command line, linux, shell

Linux man pages

Linux manual pages, often called man pages are the documentation available in command line. Even we have much information in Google nowadays, those still are very useful because they are accessible from the command line straight away. Typically include details about specific program options, rather than answers on more general questions, why some thing does not work as expected.


Man pages are structured and divided into sections, to make your life a little bit easier:

Section |  Contents
   1    |  User-level commands and applications
   2    |  System calls and kernel error codes
   3    |  Library calls
   4    |  Device drivers and network protocols
   5    |  Standard file formats
   6    |  Games and demonstrations
   7    |  Miscellaneous files and documents
   8    |  System administration commands
   9    |  Obscure kernel specs and interfaces

man command sends a specific manual page to your terminal through more, less or any other editor specified in PAGER environment variable.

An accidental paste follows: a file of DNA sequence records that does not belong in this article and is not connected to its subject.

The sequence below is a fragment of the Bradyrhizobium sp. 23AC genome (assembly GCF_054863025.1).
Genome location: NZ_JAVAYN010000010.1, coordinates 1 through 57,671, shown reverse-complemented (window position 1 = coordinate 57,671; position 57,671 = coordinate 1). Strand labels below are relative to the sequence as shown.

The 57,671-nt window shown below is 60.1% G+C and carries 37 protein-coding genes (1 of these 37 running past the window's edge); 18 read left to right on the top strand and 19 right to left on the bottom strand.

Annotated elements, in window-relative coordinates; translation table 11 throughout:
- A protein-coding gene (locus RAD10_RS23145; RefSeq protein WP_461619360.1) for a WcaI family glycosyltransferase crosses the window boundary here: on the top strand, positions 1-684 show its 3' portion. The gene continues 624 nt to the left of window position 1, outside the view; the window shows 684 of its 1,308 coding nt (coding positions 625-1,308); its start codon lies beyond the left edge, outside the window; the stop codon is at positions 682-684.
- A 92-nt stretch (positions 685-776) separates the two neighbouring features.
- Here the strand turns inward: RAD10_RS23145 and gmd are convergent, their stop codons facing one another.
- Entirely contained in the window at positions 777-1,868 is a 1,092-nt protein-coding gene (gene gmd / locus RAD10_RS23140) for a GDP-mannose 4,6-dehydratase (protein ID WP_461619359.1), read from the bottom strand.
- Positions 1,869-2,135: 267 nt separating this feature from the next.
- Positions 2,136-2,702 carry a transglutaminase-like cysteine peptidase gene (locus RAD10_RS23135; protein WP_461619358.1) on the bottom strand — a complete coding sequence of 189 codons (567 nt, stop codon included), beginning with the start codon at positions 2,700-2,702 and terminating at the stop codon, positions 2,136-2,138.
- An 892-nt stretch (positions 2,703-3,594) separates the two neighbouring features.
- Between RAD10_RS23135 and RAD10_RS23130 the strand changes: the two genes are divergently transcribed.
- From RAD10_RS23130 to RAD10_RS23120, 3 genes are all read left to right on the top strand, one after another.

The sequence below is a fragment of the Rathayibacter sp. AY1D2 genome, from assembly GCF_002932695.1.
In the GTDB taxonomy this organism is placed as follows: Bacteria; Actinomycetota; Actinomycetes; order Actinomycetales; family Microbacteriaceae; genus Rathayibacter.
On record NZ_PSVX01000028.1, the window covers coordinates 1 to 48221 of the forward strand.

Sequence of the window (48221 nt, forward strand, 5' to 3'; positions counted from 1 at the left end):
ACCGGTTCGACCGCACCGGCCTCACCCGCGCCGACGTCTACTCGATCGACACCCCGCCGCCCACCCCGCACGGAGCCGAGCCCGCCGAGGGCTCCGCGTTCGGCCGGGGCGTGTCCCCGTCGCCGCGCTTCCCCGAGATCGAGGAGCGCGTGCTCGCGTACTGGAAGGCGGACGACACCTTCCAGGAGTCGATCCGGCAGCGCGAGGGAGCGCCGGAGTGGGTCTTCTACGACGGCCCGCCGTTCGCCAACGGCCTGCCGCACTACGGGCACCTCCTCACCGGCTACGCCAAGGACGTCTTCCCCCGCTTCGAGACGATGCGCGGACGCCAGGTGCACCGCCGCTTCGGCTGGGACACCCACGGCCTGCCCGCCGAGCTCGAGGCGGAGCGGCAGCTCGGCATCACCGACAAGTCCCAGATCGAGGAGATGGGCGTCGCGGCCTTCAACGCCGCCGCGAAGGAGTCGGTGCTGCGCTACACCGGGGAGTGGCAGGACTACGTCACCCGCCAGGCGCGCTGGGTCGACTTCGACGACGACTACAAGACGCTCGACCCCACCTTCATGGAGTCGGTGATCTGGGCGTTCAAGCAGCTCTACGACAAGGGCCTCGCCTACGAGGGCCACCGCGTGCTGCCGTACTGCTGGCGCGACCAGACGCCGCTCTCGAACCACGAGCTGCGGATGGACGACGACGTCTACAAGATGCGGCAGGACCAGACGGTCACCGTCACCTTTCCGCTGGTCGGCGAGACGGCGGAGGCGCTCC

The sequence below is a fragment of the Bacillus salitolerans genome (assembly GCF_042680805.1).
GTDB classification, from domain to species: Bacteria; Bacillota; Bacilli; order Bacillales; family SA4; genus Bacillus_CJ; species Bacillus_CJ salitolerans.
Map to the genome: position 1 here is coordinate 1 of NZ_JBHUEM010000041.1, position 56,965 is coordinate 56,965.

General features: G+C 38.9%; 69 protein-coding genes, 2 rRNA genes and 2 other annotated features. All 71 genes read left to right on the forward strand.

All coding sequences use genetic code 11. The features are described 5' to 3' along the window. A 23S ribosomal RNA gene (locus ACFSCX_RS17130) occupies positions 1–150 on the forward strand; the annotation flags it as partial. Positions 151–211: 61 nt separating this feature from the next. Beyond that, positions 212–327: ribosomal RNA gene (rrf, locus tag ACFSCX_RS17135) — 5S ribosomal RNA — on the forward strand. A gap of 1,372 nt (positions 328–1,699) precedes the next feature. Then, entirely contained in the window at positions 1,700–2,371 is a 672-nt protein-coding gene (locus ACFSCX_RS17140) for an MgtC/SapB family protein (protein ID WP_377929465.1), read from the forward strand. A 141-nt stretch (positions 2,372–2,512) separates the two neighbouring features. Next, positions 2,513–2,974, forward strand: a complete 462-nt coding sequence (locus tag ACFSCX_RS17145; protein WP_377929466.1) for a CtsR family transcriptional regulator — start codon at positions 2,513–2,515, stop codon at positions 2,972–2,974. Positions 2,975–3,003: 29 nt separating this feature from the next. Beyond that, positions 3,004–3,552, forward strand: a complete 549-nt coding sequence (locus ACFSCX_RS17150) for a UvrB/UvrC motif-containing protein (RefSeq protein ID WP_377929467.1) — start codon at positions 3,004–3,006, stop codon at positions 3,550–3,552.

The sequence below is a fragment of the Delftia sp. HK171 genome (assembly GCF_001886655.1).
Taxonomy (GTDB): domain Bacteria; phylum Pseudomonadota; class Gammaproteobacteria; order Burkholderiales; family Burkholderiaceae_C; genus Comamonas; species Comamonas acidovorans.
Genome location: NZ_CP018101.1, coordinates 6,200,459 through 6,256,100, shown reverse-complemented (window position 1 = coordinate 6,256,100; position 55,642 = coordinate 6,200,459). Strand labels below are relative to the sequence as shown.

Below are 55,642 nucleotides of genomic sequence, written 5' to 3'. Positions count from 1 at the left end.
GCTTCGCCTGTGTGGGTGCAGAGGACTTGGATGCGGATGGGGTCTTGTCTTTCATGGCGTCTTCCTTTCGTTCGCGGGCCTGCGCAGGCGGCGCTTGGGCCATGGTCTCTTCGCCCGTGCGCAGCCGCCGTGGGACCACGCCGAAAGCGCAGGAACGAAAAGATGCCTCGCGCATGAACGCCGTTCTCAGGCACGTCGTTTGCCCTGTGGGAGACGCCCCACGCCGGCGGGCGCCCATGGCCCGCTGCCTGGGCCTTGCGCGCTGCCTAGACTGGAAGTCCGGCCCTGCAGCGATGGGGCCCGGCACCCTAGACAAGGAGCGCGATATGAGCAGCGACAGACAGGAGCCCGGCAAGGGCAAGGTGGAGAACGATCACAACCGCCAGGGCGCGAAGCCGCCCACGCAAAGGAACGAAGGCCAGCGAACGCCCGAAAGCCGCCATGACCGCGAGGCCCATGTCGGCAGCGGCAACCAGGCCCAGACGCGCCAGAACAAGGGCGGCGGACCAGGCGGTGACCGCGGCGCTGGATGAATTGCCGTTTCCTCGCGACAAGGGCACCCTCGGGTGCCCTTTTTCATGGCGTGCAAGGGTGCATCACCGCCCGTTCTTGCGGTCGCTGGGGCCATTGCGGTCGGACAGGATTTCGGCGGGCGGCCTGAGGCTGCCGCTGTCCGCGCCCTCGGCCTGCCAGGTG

To get all of the information just type man <program_name>

$ man systemctl
SYSTEMCTL(1)                                                                             systemctl                                                                            SYSTEMCTL(1)

       systemctl - Control the systemd system and service manager

       systemctl [OPTIONS...] COMMAND [UNIT...]


To dive into specific version, eg system calls, type man 2 sync


man -k <keyword> or apropos <keyword> searches man pages that have <keyword> in their synopses, eg:

$ man -k ssh
man: can't set the locale; make sure $LC_* and $LANG are correct
scp (1)              - OpenSSH secure file copy
sftp (1)             - OpenSSH secure file transfer
sftp-server (8)      - OpenSSH SFTP server subsystem
ssh (1)              - OpenSSH remote login client
ssh-add (1)          - adds private key identities to the OpenSSH authentication agent
ssh-agent (1)        - OpenSSH authentication agent


Those search results can be outdated. If you add some packages or man pages itself, you need to rebuild the database with mandb command.

The current search path can be found with manpath command. If necessary, this path can be overriden by setting MANPATH environment variable

$ manpath

$ export MANPATH=/some/other/source

$ manpath